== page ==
Landscapes for Water: Restoring the South Pennines
Learn about how we're restoring the uplands of West Yorkshire by planting trees, restoring the peat and working with nature to reduce flood risk, as the National Trust partners with Yorkshire Water, the Woodland Trust, White Rose Forest and others. This landscape-scale programme is dedicated to healing climate harm, improving habitats for our wildlife, reducing flood risk and cleaning up our reservoirs.
Working together for the South Pennines
Looking after the breathtaking uplands of West Yorkshire is crucial to support the region’s nature, wildlife and people. Water is a key part of this landscape; peat bogs, rivers, streams and reservoirs have shaped the ecology, history and culture of the area and continue to have a direct influence. Many of our uplands and watercourses have been damaged and degraded through centuries of industrialisation and the impacts of human activities.
We're using our combined expertise alongside partners including Yorkshire Water, the Woodland Trust, White Rose Forest, Moors for the Future and the Environment Agency to heal climate harm, reduce flood risk and clean up our reservoirs. Landscapes for Water is a joint programme of work to improve upland habitats across the Upper Calder, Colne and Holme catchments, stretching from Marsden Moor in the south to Heptonstall Moor in the north. The first areas we'll be focusing on are Baitings Reservoir near Rippponden and March Haigh Reservoir near Marsden.
The woodlands of the future
Woodland creation is a central part of this programme; both the National Trust and Yorkshire Water have ambitious plans to plant more trees to benefit nature and capture carbon. Establishing new woodland requires careful planning and mapping to ensure that we plant the right trees in the right place. We are using advice from the Forestry Commission, Natural England, archaeologists, RSPB, upland specialists and the Woodland Trust.
Tree planting will focus on small valleys, called cloughs, where trees would naturally grow, but haven't due to past moorland management. In total, we'll plant 350 hectares of native trees including rowan, oak and birch which naturally thrive in harsh climates.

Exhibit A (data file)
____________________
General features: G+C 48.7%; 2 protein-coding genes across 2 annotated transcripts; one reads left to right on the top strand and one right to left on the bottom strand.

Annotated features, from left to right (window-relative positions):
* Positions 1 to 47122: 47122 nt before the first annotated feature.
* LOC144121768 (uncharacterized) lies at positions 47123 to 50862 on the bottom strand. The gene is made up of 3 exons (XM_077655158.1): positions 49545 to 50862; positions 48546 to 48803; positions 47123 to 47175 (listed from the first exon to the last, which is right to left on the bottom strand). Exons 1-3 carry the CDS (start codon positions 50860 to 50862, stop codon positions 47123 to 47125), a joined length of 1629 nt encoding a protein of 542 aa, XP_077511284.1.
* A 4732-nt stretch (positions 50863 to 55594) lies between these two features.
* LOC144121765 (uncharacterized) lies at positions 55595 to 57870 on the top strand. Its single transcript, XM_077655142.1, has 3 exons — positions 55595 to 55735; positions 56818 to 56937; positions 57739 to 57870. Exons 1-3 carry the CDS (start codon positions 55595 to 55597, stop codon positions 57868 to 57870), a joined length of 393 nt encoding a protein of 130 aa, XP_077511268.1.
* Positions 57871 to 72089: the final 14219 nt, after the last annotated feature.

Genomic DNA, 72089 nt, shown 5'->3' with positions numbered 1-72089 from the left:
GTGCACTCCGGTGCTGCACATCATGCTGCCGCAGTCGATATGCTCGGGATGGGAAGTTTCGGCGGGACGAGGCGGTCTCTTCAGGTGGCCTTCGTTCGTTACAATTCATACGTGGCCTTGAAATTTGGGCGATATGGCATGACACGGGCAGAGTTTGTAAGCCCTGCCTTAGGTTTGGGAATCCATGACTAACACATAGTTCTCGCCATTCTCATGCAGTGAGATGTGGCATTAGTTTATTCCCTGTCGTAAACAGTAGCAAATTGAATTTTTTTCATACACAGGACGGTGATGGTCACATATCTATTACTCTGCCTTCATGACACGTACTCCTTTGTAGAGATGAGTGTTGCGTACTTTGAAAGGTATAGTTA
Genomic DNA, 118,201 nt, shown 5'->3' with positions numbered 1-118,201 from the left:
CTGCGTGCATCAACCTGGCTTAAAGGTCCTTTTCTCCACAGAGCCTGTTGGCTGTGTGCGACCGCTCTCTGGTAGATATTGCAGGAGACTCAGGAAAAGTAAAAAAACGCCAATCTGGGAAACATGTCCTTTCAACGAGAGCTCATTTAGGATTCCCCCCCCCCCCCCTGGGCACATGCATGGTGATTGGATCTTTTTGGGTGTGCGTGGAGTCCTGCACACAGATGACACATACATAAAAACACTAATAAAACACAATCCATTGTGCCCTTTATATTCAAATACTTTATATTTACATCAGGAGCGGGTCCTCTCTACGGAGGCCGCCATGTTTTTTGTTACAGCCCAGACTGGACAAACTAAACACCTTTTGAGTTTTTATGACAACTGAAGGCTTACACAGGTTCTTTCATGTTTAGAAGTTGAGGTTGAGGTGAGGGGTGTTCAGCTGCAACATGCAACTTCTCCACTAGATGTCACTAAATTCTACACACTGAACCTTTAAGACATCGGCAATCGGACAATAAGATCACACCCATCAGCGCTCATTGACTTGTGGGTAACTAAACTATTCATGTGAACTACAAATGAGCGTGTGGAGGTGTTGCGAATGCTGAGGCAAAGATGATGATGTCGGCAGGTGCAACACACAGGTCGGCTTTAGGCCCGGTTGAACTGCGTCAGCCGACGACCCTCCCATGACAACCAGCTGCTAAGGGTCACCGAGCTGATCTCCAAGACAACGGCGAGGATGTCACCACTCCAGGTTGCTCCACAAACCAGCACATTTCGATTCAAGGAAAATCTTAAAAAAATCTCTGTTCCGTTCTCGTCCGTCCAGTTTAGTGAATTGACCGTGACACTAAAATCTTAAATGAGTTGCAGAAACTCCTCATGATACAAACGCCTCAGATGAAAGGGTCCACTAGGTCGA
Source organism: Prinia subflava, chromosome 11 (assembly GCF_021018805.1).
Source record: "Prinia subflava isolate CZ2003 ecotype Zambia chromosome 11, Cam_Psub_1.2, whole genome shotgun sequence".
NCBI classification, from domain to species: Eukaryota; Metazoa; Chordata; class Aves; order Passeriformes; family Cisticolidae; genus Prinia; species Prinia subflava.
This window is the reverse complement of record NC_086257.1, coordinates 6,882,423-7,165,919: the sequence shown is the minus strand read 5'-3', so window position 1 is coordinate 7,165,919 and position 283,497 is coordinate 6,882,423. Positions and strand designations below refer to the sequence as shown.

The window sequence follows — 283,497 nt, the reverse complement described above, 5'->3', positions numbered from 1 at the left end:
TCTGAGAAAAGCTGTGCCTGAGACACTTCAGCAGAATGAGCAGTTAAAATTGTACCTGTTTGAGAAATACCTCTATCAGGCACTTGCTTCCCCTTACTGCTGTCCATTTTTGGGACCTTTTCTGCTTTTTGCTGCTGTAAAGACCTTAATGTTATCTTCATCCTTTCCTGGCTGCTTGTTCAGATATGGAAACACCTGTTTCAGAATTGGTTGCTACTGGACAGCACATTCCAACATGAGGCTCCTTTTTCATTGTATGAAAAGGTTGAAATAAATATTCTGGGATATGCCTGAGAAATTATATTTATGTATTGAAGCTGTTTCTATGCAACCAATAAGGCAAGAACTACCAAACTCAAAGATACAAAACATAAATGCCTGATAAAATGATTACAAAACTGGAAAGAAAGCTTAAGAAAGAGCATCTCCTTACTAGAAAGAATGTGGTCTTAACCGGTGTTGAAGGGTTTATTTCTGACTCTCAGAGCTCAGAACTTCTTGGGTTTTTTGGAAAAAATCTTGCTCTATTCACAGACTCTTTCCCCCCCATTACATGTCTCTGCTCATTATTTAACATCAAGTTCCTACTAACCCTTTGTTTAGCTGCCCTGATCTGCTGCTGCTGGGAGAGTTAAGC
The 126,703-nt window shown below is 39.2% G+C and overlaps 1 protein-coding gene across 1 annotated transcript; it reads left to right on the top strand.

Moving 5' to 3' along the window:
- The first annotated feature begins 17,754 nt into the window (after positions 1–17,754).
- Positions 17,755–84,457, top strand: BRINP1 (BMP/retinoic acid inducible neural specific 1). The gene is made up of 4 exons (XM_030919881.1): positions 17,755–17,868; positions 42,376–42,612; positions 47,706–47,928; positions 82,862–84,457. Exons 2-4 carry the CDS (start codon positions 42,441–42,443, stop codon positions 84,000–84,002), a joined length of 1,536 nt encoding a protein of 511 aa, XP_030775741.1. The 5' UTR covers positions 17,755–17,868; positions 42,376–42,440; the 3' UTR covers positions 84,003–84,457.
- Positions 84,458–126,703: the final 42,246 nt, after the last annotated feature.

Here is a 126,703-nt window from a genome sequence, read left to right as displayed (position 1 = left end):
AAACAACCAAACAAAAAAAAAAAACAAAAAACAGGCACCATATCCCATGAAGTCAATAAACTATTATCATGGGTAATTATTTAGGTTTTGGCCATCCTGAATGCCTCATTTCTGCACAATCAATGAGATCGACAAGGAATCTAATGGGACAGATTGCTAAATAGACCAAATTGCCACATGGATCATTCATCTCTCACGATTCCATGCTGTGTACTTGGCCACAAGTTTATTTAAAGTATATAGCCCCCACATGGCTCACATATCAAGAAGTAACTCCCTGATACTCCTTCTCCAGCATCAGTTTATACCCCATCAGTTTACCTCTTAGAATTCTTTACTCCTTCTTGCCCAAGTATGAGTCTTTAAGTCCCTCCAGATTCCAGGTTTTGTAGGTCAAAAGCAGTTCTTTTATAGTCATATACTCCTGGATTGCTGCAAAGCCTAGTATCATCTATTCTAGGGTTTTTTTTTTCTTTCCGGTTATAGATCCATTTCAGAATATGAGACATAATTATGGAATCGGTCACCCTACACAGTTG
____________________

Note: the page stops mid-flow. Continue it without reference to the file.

Many South Pennine uplands have been degraded by industrial pollution and fires, with the consequences being dry and exposed peat, soil erosion and water run-off. Reducing flood risk is a major aim of the Landscapes for Water programme. We'll use natural flood management interventions such as gully blocking, leaky dams and pond creation. In total, we'll install 3,500 leaky dams to help slow the flow of water on the moors.
Slowing the flow
Slowing the flow will keep water where it's needed, on the moorland, to allow peat - which is made of organic matter that hasn't fully decomposed - to develop and act as a carbon store. A boggy moorland can also reduce wildfire risk. Our work will have the additional benefit of improving water quality in nearby reservoirs, and restoring habitats for existing and new species of plants, animals and insects.
A common cause
Established in 2019, the National Trust Yorkshire Water Common Cause partnership aims to make Yorkshire’s water catchments more resilient and more beautiful as well as delivering benefits for nature, climate and for people. Together, Yorkshire Water and the National Trust are the largest landowners in Yorkshire. We have a responsibility to the people and wildlife that live in our catchments. Our work focuses on habitat restoration, but also natural flood management and improving recreation sites for visitors.
Landscapes For Water
Find out more about the Landscapes For Water project to restore the uplands of the South Pennines.
Learn how National Trust rangers and volunteers are working to care for Marsden Moor by restoring peat, removing invasive species and minimising the risk of floods and fires.